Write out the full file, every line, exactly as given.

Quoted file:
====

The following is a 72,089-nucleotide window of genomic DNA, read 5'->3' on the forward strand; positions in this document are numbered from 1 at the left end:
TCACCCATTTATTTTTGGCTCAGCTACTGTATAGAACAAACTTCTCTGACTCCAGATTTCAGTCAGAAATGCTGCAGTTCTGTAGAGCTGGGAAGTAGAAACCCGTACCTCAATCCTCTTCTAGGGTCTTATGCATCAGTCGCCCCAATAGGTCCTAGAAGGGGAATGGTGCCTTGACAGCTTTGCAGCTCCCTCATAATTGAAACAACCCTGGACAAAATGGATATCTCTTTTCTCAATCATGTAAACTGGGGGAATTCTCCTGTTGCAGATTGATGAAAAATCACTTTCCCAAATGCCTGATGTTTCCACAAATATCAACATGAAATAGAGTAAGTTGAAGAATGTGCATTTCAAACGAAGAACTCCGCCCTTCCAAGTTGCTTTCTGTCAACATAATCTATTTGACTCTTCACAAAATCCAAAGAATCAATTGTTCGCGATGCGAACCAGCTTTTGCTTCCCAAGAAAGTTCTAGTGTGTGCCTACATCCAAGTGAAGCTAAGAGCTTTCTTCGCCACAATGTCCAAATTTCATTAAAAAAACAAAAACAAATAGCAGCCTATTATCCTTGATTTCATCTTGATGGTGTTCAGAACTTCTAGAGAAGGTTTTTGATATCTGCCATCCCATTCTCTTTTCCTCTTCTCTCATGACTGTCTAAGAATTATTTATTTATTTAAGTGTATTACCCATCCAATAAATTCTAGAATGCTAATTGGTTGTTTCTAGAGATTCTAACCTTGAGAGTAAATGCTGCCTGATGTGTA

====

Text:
The following is a 72,089-nucleotide window of genomic DNA, read 5'->3' on the forward strand; positions in this document are numbered from 1 at the left end:
TCACCCATTTATTTTTGGCTCAGCTACTGTATAGAACAAACTTCTCTGACTCCAGATTTCAGTCAGAAATGCTGCAGTTCTGTAGAGCTGGGAAGTAGAAACCCGTACCTCAATCCTCTTCTAGGGTCTTATGCATCAGTCGCCCCAATAGGTCCTAGAAGGGGAATGGTGCCTTGACAGCTTTGCAGCTCCCTCATAATTGAAACAACCCTGGACAAAATGGATATCTCTTTTCTCAATCATGTAAACTGGGGGAATTCTCCTGTTGCAGATTGATGAAAAATCACTTTCCCAAATGCCTGATGTTTCCACAAATATCAACATGAAATAGAGTAAGTTGAAGAATGTGCATTTCAAACGAAGAACTCCGCCCTTCCAAGTTGCTTTCTGTCAACATAATCTATTTGACTCTTCACAAAATCCAAAGAATCAATTGTTCGCGATGCGAACCAGCTTTTGCTTCCCAAGAAAGTTCTAGTGTGTGCCTACATCCAAGTGAAGCTAAGAGCTTTCTTCGCCACAATGTCCAAATTTCATTAAAAAAACAAAAACAAATAGCAGCCTATTATCCTTGATTTCATCTTGATGGTGTTCAGAACTTCTAGAGAAGGTTTTTGATATCTGCCATCCCATTCTCTTTTCCTCTTCTCTCATGACTGTCTAAGAATTATTTATTTATTTAAGTGTATTACCCATCCAATAAATTCTAGAATGCTAATTGGTTGTTTCTAGAGATTCTAACCTTGAGAGTAAATGCTGCCTGATGTGTA